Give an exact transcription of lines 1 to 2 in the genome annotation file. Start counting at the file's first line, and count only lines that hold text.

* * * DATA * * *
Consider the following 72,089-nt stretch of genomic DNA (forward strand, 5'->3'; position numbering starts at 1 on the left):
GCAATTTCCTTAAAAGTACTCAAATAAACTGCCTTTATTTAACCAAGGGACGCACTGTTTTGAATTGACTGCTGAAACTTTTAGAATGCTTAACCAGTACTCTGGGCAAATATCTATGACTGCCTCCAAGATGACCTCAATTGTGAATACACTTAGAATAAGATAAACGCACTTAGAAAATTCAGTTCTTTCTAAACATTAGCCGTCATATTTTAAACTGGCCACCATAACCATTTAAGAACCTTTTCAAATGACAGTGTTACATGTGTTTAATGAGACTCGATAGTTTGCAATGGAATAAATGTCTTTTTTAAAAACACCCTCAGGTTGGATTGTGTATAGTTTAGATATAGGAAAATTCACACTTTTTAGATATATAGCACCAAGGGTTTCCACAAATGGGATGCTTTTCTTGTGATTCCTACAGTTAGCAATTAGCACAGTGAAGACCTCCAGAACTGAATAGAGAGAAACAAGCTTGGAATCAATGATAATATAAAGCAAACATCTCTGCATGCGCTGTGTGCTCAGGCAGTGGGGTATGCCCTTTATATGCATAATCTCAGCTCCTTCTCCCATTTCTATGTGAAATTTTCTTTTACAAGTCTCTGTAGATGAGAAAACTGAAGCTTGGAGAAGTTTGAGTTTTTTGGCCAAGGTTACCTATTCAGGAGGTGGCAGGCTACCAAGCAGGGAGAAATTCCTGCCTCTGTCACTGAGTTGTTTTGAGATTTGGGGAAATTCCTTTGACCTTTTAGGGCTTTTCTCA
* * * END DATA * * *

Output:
Consider the following 72,089-nt stretch of genomic DNA (forward strand, 5'->3'; position numbering starts at 1 on the left):
GCAATTTCCTTAAAAGTACTCAAATAAACTGCCTTTATTTAACCAAGGGACGCACTGTTTTGAATTGACTGCTGAAACTTTTAGAATGCTTAACCAGTACTCTGGGCAAATATCTATGACTGCCTCCAAGATGACCTCAATTGTGAATACACTTAGAATAAGATAAACGCACTTAGAAAATTCAGTTCTTTCTAAACATTAGCCGTCATATTTTAAACTGGCCACCATAACCATTTAAGAACCTTTTCAAATGACAGTGTTACATGTGTTTAATGAGACTCGATAGTTTGCAATGGAATAAATGTCTTTTTTAAAAACACCCTCAGGTTGGATTGTGTATAGTTTAGATATAGGAAAATTCACACTTTTTAGATATATAGCACCAAGGGTTTCCACAAATGGGATGCTTTTCTTGTGATTCCTACAGTTAGCAATTAGCACAGTGAAGACCTCCAGAACTGAATAGAGAGAAACAAGCTTGGAATCAATGATAATATAAAGCAAACATCTCTGCATGCGCTGTGTGCTCAGGCAGTGGGGTATGCCCTTTATATGCATAATCTCAGCTCCTTCTCCCATTTCTATGTGAAATTTTCTTTTACAAGTCTCTGTAGATGAGAAAACTGAAGCTTGGAGAAGTTTGAGTTTTTTGGCCAAGGTTACCTATTCAGGAGGTGGCAGGCTACCAAGCAGGGAGAAATTCCTGCCTCTGTCACTGAGTTGTTTTGAGATTTGGGGAAATTCCTTTGACCTTTTAGGGCTTTTCTCA